WILLIAMSON, W.Va. (AP) _ A grand jury Thursday indicted two state legislators, the mayor and 13 other political figures in a mountain coal county already wracked by charges of job-selling and drug-dealing by local officials.

One indictment charged a state senator who was a former county commissioner with bribery in the alleged sale of the Mingo County sheriff's job in 1982 for $100,000, and another indictment accused 15 others of violations of state election laws and conspiracy.

The 15 are accused of conspiring with Johnie M. Owens, the former sheriff and former county Democratic Party chairman, and others to influence elections in 1984 and 1986 and law enforcement in the county.

''The indictment charges this group of people with attempting basically to subvert the free election system in Mingo County,'' said special prosecutor James Colburn. ''They conspired ... by illegal campaign contributions, by illegal campaign expenditures, by bribery, by false accounting, and by conspiring to do all these things.''

Mingo County, the site of the Hatfied-McCoy Fued between mountain clans after the Civil War, is a coal-mining county of 37,000 people along the Kentucky border. Williamson, the largest town, has about 6,000 residents.

A federal grand jury indicted several current and former county officials over the past year, including current Sheriff Charles ''Eddie'' Hilbert, in connection with his appointment as sheriff.

Owens, who has pleaded guilty, said he accepted a $20,000 down payment on the $100,000 bribe from Hilbert, then persuaded the three county commissioners to accept his resignation and appoint Hilbert in exchange for half of the bribe.

Former Commissioner Rastie Runyon also has pleaded guilty and will be sentenced with Owens on April 18, the same day Hilbert is scheduled to enter a plea in a drug case as part of an agreement with prosecutors.

In the drug case, authorities say a drug ring openly run by a small-town fire chief, police chief and their families was protected by a web of bribes to officials.

Commissioner Steve Adkins, the only member of the 1982 County Commission still in office, was indicted earlier on one count of bribery. He has denied the charge but is not running for re-election.

The third commissioner, state Sen. H. Truman Chafin, was indicted Thursday with one felony count of bribery.

Arraignment for all defendants is scheduled Wednesday in Mingo County Circuit Court.

Democratic Sen. John Pat Fanning was charged with two counts of bribery, one count of conspiracy and one count of filing false accounts - all felonies - and one count each of making political contributions exceeding the state limits and failing to report political expenditures, both misdemeanors.

Mingo County Prosecutor W. Thomas Ward was indicted on five felony counts, three counts of bribery and one each of conspiracy and filing false accounts, plus two misdemeanors. Williamson Mayor Sam Kapourales was indicted on two felony counts - bribery and conspiracy - and two misdemeanor counts.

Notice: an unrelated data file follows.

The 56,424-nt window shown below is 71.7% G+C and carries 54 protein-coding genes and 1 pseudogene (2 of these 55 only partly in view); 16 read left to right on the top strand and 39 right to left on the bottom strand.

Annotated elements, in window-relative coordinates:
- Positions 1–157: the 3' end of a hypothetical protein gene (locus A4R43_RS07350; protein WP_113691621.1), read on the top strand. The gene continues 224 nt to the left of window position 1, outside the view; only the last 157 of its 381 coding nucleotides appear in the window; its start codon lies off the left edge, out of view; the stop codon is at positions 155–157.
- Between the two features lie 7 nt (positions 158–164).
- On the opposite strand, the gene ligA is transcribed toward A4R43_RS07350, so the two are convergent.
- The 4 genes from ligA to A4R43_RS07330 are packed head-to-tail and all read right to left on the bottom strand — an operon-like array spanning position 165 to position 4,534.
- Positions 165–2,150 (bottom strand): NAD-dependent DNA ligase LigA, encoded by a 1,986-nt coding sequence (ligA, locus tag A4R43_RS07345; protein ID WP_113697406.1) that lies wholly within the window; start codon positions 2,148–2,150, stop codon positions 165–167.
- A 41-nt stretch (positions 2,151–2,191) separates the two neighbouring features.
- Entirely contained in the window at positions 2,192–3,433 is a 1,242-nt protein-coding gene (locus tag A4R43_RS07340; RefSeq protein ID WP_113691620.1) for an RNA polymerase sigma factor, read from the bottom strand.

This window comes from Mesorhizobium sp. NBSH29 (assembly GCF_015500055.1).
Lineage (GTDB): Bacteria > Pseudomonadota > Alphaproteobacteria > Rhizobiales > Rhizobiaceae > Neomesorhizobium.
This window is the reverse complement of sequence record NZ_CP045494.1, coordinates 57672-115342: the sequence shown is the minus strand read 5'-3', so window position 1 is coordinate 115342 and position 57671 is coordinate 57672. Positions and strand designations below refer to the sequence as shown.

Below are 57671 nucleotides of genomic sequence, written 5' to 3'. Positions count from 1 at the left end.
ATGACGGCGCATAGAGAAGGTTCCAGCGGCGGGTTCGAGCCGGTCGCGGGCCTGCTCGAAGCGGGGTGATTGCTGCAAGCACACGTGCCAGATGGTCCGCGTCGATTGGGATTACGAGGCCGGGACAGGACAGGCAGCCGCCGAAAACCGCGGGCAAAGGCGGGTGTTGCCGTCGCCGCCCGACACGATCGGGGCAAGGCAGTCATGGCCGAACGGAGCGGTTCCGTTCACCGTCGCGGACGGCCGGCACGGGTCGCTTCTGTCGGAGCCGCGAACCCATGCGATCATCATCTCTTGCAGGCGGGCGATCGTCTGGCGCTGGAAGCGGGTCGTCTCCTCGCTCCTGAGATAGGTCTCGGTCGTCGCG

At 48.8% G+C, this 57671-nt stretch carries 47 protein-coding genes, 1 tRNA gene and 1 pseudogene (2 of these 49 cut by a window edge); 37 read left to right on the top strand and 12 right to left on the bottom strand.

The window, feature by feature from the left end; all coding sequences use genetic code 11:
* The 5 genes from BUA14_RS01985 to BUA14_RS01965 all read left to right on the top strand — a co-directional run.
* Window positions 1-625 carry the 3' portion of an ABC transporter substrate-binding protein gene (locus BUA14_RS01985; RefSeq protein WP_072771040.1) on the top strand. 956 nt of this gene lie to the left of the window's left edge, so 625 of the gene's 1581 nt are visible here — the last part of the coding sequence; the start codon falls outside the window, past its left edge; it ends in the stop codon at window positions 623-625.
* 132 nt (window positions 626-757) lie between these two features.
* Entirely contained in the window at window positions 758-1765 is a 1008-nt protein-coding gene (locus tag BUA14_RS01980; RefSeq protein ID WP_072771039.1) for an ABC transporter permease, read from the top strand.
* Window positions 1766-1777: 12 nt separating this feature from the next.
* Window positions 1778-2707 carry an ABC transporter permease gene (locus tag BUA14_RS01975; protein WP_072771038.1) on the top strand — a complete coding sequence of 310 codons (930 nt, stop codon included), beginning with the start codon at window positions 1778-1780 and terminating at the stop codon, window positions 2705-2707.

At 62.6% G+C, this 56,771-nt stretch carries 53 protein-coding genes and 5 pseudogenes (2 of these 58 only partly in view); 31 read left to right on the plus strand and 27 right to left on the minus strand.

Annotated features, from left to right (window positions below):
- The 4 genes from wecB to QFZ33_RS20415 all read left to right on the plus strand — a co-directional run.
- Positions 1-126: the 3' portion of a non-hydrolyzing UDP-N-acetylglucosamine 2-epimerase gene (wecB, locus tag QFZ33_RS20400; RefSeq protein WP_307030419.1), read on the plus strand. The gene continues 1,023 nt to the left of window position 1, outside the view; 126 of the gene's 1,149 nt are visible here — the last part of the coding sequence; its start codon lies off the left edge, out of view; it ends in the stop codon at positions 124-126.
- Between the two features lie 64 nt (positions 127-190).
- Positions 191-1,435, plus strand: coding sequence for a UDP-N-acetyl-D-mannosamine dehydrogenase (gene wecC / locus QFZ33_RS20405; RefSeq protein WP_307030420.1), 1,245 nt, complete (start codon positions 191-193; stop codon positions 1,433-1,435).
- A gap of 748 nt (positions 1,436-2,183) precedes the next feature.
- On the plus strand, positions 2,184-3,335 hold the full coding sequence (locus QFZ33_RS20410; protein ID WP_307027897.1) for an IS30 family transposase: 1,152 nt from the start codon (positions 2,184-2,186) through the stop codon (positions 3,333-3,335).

Chafin denied having anything to do with sale of the sheriff's office.

''I received no money or benefit as a result of this transaction,'' he said. ''I was not there when the commission voted on these matters, nor did I agree with anyone at any time not to be present at that meeting.''

Fanning was out of his office late Thursday afternoon and was unavailable for comment, a person answering the phone in his office said. Neither Ward nor Kapourales was in his office and could not be reached for comment by telephone.

Also named as defendants are county school board members Paul Sizemore and Robert Simpkins, former Delegates James B. Simpkins, Irvine K.O. Damron, and R. Doyle Van Meter II, County Commissioners Ronnie Rumora and Steve Adkins, former Mingo County Magistrate Joey Kohari, Magistrate Bill Webb, former Circuit Court Clerk Robert J. ''Jack'' Webb, former County Clerk Hugh Wellman and Larry Hamrick, a former school board member and former director of the county's anti-poverty agency.

Also indicted Thursday was Goodwill Motors Inc., a used car dealership at Delbarton owned by former county commissioner and county Democratic Chairman Stewart Justice. Justice was not named in the indictment.

Last week, grand jurors heard testimony from candidates in the 1984 and 1986 primary elections as well as United Mine Workers Local 1440 President Bill Davis and Wally Warden, editor of the Williamson Daily News.

The newspaper has extensively covered the state and federal probes in Mingo County, and Warden provided jurors with background on the makeup of campaign slates in past elections and with information on precincts that have been the site of voting irregularities.

Davis reportedly was questioned about campaign contributions and financial support from COMPAC, the UMW's political action committee.